Bangalore: Less than a year after its high profile launch, India's ambitious moon mission Chandrayaan I has developed a serious snag. The failure of the lunar craft's altitude sensor has forced ISRO to push its orbit from 100 kilometers to 200 kilometers from the moon's surface. The change in orbit means the data would be of lower quality.
ISRO Chairman, G Madhavan Nair explained the problem saying, "One of the prime sensors which determines altitude has failed. It is called the star sensor."
"We had to make a judicious judgement - how much to gain further and whether we want to take any further risk on the life of the spacecraft. So we raised it," he added about pushing the orbit further out.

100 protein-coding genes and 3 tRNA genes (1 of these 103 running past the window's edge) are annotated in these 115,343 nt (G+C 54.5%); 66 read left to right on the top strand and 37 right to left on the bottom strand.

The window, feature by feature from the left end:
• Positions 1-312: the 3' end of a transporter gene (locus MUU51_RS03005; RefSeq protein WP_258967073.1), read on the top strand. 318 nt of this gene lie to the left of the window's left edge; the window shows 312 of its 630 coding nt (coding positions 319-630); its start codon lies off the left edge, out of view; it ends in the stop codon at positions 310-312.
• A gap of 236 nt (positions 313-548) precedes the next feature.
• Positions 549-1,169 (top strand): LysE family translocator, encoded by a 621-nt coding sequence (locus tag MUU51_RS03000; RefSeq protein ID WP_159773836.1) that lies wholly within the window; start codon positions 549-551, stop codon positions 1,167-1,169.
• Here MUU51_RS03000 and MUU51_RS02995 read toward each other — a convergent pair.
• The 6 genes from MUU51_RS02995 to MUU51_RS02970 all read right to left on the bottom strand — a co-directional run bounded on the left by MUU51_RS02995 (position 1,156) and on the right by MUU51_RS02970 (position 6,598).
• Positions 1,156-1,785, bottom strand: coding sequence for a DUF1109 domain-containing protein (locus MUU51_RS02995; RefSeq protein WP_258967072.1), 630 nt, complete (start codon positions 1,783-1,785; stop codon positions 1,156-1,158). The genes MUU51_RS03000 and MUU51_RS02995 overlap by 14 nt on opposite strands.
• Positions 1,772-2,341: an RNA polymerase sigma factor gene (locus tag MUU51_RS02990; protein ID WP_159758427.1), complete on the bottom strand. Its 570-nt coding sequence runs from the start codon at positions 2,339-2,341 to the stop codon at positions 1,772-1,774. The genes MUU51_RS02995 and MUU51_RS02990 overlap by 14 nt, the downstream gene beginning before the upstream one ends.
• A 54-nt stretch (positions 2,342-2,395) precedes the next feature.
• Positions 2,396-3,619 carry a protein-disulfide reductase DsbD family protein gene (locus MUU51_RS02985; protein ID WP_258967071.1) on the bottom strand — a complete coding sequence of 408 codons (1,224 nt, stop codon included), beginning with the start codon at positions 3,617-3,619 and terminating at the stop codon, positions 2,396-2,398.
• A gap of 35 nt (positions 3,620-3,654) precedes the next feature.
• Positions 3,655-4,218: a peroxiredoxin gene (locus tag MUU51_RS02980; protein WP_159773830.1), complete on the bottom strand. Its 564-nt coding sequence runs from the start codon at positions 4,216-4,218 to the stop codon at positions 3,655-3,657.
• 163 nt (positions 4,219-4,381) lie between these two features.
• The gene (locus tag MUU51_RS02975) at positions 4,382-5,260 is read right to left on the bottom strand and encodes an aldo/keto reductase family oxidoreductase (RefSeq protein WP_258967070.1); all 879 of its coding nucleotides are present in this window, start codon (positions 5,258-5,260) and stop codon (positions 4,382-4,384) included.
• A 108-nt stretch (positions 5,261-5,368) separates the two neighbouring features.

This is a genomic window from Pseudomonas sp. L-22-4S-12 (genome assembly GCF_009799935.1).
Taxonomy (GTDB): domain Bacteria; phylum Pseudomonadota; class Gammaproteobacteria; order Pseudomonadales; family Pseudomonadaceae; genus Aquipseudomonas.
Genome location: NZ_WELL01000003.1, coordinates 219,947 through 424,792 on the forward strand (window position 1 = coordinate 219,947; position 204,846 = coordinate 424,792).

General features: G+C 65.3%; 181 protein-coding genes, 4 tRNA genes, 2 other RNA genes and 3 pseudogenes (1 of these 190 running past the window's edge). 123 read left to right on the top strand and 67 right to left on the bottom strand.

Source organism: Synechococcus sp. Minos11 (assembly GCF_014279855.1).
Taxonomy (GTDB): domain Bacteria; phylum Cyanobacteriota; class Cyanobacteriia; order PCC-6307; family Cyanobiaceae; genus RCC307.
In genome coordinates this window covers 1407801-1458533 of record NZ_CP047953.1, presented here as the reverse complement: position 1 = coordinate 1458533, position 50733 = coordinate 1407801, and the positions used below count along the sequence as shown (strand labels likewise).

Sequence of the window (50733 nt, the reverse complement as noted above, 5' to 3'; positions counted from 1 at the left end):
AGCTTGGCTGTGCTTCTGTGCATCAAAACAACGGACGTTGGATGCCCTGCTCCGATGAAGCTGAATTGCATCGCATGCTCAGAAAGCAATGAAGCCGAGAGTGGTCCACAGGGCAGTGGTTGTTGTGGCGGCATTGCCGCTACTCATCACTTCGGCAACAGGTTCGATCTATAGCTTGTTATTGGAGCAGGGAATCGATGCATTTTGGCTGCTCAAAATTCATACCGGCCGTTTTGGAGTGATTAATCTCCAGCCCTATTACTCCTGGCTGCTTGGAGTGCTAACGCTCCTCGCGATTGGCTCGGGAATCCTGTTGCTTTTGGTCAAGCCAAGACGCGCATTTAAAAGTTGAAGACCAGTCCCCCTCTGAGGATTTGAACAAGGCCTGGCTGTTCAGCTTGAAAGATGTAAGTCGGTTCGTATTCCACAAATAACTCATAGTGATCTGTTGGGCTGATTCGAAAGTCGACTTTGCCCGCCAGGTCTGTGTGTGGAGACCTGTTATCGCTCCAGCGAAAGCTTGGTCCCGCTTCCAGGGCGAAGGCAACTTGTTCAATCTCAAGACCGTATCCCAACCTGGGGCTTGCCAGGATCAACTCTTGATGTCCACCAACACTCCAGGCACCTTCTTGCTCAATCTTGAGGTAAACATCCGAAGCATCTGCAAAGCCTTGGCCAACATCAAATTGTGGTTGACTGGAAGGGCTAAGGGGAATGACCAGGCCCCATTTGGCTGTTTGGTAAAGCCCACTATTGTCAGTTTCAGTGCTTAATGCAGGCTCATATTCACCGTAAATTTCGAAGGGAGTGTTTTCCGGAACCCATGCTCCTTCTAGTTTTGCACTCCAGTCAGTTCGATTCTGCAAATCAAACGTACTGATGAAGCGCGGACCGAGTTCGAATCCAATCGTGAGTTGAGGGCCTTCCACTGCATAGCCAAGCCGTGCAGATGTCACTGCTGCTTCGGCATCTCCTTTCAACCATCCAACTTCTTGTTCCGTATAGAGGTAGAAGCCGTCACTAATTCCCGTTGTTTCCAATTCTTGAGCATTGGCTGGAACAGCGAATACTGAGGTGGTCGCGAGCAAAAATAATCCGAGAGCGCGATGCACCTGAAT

The current task for Chandrayaan 1 is to study the moon through high resolution images, mineral mapping and X-rays.
The glitch in the star sensor basically means that the manouvering that was done automatically on the Chandrayaan craft will now have to be done manually from the ground station - which means more monitoring and more time. But unperturbed by this setback, ISRO scientists say they'll continue to try more experiments with it, specially during the solar eclipse next week.
Programme Director, M Krishnaswamy says, "We wanted to monitor shadow movement. Many people are observing the craft from the ground. We wanted to see the image of the shadow passing and how it's moving from the moon's orbit."
But scientists point out that the glitch is also a boon in disguise. The sensor may have failed due to solar radiation and that has taught ISRO valuable lessons for Chandrayaan II.
Chandrayaan I is likely to be complete all its tasks within the next four to five months after which ISRO may even decide to allow the craft to decay and fall apart, rather than maintain it till October 2010, as initially planned.